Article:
Ofgem published its decarbonisation programme action plan today (3 February), outlining its plans for the next eighteen months.
The plan – which spans nine action points – makes commitments to facilitating the electric vehicle roll-out, reviewing the distribution networks price controls and supporting flexibility.
The industry’s views on the action plan are below.
Alistair Phillips-Davies, chief executive, SSEN:
“Thirty years from 2050 and with COP26 this year, it is encouraging to see government, industry, and, now, the energy regulator, standing united in driving efforts to decarbonise at pace and build on the UK’s leading position. The true test will be, however, in the delivery. We need a market that accelerates renewable energy deployment, gets spades in the ground on carbon capture and storage, and creates a financeable framework for energy networks to invest strategically and fully unlock the potential of low-carbon transport and heat.
“This action plan is a positive start and Ofgem should now be empowered to do more by having net zero built into its core remit, so that its intentions aren’t limited by its statute. I look forward to government providing this clarity in its forthcoming White Paper.”
David Smith, chief executive, Energy Networks Association:
“Net zero and how to achieve it is one of the biggest challenges facing our communities today. Ofgem’s report recognises how far we have come and the role networks have played, but there’s even further to go. A whole systems approach, including the use of hydrogen and biogas, will require innovation, research, different regulatory models, working with new partners and the ability to continue to attract investment to secure a green future. We support Ofgem’s action plan and look forward to playing our role in achieving net zero.”
Caroline Bragg, head of policy, the Association for Decentralised Energy:
“The ADE welcomes the trajectory set out in the Ofgem Decarbonisation Action Plan. We are looking forward to work with Ofgem as it leads in making the energy system work locally for users. With a few adjustments to the regulation of price signals and zoning, decentralised energy has great potential to contribute even more to reaching net zero and we hope to see our technologies become as recognisable as the wind turbine and the electric vehicle.”
Keith Anderson, chief executive, ScottishPower:
“Ofgem’s Decarbonisation Programme couldn’t come at a better time.
“By playing a pivotal role in the drive to net zero and making sure this delivers in a fair way for all communities, Ofgem is setting out a bold, constructive and exciting agenda for change.
“I welcome the ambition, the emphasis on innovation, and the commitment to work with industry, government, including our devolved administrations and city authorities, in a new partnership that delivers fairly for all consumers and communities across the UK.
“This could be a game-changer in how we deliver the economic, social and environmental benefits of net zero for everyone.”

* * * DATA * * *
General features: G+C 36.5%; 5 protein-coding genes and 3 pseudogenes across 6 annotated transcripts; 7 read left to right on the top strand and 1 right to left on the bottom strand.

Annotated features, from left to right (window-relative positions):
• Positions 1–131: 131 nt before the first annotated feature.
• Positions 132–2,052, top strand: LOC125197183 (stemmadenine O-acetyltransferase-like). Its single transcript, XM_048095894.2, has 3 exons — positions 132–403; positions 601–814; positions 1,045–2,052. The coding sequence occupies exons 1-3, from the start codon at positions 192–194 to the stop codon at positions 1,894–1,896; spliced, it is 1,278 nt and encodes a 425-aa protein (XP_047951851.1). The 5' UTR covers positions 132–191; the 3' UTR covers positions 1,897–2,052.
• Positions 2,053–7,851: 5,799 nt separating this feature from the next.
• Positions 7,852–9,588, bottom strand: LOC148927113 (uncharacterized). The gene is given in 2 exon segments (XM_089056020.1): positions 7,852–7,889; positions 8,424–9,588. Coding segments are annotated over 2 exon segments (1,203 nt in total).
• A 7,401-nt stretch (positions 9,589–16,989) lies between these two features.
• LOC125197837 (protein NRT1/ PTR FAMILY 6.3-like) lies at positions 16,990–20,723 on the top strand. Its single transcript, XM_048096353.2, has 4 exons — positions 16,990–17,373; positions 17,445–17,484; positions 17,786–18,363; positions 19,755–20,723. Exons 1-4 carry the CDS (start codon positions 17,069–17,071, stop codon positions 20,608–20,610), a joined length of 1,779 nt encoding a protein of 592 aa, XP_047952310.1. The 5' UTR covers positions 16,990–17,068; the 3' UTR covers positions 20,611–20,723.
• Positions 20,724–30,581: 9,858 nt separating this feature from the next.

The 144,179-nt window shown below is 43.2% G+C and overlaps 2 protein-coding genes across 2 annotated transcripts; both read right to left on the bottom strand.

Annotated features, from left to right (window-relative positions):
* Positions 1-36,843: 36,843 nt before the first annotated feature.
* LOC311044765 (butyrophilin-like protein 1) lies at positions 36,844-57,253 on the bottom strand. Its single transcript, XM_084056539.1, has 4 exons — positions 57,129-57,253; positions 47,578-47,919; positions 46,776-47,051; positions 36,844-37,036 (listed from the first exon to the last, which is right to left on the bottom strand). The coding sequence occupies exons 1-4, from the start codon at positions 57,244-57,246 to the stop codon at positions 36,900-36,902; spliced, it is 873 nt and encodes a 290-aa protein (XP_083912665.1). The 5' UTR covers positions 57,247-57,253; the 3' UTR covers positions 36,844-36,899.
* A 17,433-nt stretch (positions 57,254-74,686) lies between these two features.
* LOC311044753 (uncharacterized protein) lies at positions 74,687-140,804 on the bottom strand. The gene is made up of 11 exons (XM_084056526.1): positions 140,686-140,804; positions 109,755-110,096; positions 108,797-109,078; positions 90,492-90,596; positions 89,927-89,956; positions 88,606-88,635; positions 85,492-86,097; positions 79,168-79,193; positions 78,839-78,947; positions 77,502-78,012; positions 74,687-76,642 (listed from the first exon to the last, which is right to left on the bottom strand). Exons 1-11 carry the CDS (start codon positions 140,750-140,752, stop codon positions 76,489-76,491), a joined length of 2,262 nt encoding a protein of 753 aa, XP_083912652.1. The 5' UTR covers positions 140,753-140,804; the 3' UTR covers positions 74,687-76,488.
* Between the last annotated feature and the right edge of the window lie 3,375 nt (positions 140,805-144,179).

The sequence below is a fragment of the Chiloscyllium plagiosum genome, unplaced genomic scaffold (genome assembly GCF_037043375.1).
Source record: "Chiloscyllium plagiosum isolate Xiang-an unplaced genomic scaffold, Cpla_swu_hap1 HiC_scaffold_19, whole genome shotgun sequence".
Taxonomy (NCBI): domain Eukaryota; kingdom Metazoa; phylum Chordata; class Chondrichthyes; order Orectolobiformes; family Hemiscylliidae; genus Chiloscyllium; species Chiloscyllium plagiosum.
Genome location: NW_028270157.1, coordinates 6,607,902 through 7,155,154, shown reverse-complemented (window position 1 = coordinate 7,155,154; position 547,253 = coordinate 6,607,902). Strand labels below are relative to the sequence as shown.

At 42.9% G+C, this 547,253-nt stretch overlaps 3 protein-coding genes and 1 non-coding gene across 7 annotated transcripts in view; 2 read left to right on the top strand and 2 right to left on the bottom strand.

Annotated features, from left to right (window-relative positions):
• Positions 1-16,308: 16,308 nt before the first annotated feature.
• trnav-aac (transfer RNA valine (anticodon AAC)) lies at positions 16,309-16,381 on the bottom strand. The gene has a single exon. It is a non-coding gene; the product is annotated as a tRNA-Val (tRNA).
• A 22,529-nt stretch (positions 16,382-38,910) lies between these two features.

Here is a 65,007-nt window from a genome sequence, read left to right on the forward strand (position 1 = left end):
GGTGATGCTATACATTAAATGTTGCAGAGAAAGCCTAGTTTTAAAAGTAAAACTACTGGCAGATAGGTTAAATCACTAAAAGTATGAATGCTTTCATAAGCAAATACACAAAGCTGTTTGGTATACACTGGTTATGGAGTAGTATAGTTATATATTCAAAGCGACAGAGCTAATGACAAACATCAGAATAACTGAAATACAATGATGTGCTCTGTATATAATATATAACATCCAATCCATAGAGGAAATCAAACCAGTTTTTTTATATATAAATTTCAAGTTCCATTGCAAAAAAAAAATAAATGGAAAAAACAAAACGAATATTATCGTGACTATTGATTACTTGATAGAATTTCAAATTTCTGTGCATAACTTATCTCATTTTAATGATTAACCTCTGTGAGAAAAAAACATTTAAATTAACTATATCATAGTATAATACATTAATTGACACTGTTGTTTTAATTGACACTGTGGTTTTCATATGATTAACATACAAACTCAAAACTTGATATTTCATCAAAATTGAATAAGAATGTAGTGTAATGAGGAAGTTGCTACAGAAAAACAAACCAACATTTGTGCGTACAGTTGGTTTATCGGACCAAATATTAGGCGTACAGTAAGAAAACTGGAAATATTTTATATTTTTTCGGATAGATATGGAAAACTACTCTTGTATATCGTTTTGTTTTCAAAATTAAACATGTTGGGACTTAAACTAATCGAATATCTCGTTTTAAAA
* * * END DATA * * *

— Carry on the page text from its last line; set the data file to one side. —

Patrick Erwin, policy and markets director, Northern Powergrid:
“We welcome the clear message that Jonathan Brearley is delivering to the industry on his first day as CEO through the Decarbonisation Plan; it is exactly what’s needed.
“We look forward to working in partnership with Ofgem and stakeholders across our operating area to deliver on this vital agenda. Jonathan’s message chimes with our vision for our future network, set out in our DSO plan published last year. This sets out how the power grid can underpin decarbonisation and enable the move to net zero.
“Through our current operations and future ED2 business plan, on which we will be consulting extensively this year, we will continue to invest and innovate to create a smarter network that supports decarbonisation, enables economic growth and makes our region more resilient and prosperous.”
Juliet Davenport, CEO, Good Energy:
“Ofgem is beginning to make the right noises in this report, but it needs to be much bolder to deliver a zero carbon Britain. To truly protect the customer of the future, we need to protect the planet we live on. The most cost effective way of doing this is by putting British businesses and households at the heart of the solution to the climate emergency, allowing every part of the system to be part of a zero carbon Britain, not excluding the small guys and in the process handing the reins to the incumbents who caused the problems in the first place.
“One really positive step is Ofgem’s acknowledgment of the role of truly green tariffs in doing this. This is the starting block for changing consumer behaviour. We welcome this and encourage Government to set a policy and regulatory principle of “no backward steps” on zero carbon.”
Ian Johnston, CEO, Engenie:
“The transport and energy sectors are no longer two separate entities – both are becoming increasingly reliant on each other as electrification becomes mainstream and the energy applications of EVs become better understood. Ofgem’s commitment to develop a smart, flexible energy system capable of managing millions of EVs is welcome and established private infrastructure developers, such as Engenie, stand ready to share our learnings to help embed progressive policies.”
Conor Maher-McWilliams, head of flexibility, Kaluza:
“These are some encouraging words from Ofgem, particularly regarding the future of flexibility. Recent regulatory changes have caused a ripple of concern among innovative companies in the sector, but today’s Action Plan is reassuring. We look forward to working with Ofgem to unleash the full potential of flexible, low carbon technologies for the benefit of networks and customers, and to make sure action means action.”